The term has been taken up by journalists and commentators primarily in the negative – “not yet peer reviewed” – as precautionary shorthand for preliminary or unconfirmed data given the sheer volume of research being published online prior to formal review.
This “pre-print” trend emerged a few years ago but has come to the fore during the pandemic due to the urgent need to share potentially life-saving discoveries.
Peer review is the process by which a scientific community discusses new research findings and comes to a consensus regarding the reliability of the data, the validity of the conclusions, and the novelty, significance and likely impact of the research.
It has been the basis for evaluation of scientific advances for centuries. It became embedded in the scientific process more than 350 years ago with the founding of learned societies, such as The Royal Society, that provided a lively forum where practising scientists could debate the strengths and weaknesses of a particular piece of work.
However, it was in the early 20th century, with increasing investment in scientific research as a publicly funded endeavour for public benefit, that peer review began to be a formal, and formalised, component of scientific evaluation.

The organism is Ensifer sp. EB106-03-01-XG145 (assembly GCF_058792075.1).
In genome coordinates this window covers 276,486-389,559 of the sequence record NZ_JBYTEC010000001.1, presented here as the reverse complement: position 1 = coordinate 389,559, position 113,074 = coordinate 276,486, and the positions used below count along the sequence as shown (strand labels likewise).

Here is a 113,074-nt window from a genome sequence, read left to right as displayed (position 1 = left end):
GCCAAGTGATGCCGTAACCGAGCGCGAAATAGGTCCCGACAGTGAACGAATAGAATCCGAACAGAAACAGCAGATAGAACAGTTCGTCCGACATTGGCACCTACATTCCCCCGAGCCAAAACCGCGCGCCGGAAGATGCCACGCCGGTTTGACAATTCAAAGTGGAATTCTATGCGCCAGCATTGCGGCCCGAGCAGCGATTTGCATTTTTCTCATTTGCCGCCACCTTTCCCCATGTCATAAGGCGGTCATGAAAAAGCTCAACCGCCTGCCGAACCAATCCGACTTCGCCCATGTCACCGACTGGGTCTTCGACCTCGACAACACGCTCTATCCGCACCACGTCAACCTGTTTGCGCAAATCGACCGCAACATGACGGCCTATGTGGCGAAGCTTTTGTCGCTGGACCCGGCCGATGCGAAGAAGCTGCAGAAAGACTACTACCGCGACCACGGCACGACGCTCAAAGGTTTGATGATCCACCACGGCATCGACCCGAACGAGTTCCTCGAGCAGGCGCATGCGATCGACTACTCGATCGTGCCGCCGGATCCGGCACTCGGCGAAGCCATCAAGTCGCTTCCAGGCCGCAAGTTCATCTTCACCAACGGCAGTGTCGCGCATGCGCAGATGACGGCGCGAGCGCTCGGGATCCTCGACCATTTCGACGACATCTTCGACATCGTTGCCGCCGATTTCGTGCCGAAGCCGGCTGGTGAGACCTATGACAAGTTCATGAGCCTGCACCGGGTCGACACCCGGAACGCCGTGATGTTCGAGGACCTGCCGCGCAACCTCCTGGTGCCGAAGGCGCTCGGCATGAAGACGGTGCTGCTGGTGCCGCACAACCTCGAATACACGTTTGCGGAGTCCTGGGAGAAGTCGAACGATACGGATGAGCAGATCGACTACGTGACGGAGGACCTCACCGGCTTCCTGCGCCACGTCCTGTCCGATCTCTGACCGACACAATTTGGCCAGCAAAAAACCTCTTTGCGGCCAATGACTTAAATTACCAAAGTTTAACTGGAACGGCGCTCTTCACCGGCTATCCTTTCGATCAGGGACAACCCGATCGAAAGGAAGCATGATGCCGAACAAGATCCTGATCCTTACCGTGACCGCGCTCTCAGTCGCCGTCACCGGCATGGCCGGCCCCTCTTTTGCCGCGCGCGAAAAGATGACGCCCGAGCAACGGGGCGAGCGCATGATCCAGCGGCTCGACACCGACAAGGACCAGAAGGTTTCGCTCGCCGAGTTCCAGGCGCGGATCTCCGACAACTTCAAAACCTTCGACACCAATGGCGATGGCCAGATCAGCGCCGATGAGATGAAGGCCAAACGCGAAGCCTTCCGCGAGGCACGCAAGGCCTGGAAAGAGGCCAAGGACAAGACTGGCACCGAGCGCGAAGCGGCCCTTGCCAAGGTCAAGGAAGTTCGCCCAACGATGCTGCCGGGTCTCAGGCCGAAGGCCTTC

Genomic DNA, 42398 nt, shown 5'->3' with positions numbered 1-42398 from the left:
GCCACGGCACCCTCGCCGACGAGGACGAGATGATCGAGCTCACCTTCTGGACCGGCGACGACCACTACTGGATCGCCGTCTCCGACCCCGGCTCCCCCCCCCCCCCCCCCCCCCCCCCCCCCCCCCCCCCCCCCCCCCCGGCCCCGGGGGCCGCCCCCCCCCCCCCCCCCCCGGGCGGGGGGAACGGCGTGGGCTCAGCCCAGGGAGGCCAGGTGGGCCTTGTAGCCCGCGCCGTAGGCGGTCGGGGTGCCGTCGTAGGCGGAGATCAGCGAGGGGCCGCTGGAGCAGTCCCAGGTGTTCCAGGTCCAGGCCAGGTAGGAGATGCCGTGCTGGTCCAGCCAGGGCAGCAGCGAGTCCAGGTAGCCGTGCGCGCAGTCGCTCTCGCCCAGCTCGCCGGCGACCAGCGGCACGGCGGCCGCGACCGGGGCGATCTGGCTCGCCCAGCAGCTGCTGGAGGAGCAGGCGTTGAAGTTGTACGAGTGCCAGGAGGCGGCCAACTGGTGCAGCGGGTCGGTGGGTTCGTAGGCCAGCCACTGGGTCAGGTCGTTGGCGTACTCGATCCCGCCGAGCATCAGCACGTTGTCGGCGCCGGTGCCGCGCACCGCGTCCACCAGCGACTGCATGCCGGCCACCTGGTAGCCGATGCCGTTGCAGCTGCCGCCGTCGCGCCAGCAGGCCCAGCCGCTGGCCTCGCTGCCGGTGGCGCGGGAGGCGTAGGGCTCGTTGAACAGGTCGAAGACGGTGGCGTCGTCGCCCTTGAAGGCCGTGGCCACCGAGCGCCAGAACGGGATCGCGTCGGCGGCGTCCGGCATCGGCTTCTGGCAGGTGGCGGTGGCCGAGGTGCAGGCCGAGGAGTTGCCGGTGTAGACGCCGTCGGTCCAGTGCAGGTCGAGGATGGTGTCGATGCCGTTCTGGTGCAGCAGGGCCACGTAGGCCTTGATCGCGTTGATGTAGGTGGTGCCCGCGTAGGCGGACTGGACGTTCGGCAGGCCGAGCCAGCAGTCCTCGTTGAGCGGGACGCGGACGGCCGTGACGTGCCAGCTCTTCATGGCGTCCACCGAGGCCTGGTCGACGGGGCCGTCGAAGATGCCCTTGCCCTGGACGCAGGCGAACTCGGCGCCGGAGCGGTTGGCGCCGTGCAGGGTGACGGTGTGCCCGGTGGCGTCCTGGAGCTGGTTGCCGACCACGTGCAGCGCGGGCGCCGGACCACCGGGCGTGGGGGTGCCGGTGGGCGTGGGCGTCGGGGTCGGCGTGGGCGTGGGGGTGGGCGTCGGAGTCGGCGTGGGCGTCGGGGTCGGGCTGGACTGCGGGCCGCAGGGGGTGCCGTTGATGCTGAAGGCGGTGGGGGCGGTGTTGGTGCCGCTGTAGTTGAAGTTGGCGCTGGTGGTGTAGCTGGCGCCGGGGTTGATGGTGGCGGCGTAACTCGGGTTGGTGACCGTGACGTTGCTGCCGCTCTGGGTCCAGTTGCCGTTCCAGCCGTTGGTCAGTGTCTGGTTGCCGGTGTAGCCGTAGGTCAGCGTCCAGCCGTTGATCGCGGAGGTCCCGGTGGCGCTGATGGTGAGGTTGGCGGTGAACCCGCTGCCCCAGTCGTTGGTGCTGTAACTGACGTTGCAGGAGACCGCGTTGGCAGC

Today, peer review comes into play at the very start of the research cycle, when a researcher seeks funding to carry out a piece of work, and again when the data are presented for publication.
Research projects can last anything from a few weeks to decades and cost anything from a few hundred pounds to many millions. Typical grants funded by the main UK government funder, UK Research and Innovation, last three to five years and cost up to £3 million, although the cost of some major research initiatives far exceeds this.
Applications are sent, in confidence, to members of the relevant scientific community who comment on the expertise of the applicants, the quality of the work proposed, its importance and the likelihood that it can be delivered with the resources requested.
Peer reviewers frequently offer suggestions for improvement. Applicants are able to respond to the comments (which are anonymised) before the original application, the peer review comments and the applicant’s response are discussed by an expert committee that decides whether or not to provide the funds requested.
When research results are ready for publication, journal editors also appoint expert reviewers. Authors will revise their manuscript in light of the comments received.
This is an iterative process, with one or more rounds of comment and revision taking weeks or months, until the editor decides that the paper is either ready for publication or fails to meet the standard for that journal.
Peer review depends upon the expertise and goodwill of (overwhelmingly, unpaid) reviewers. It is far from perfect – mistakes are sometimes made and professional rivalries can intrude – but the vast majority of problems are identified and resolved prior to publication. Importantly, publication is merely the start of an ongoing peer review process. The real debate is only just beginning.
Eleanor Riley is professor of immunology and infectious diseases at the University of Edinburgh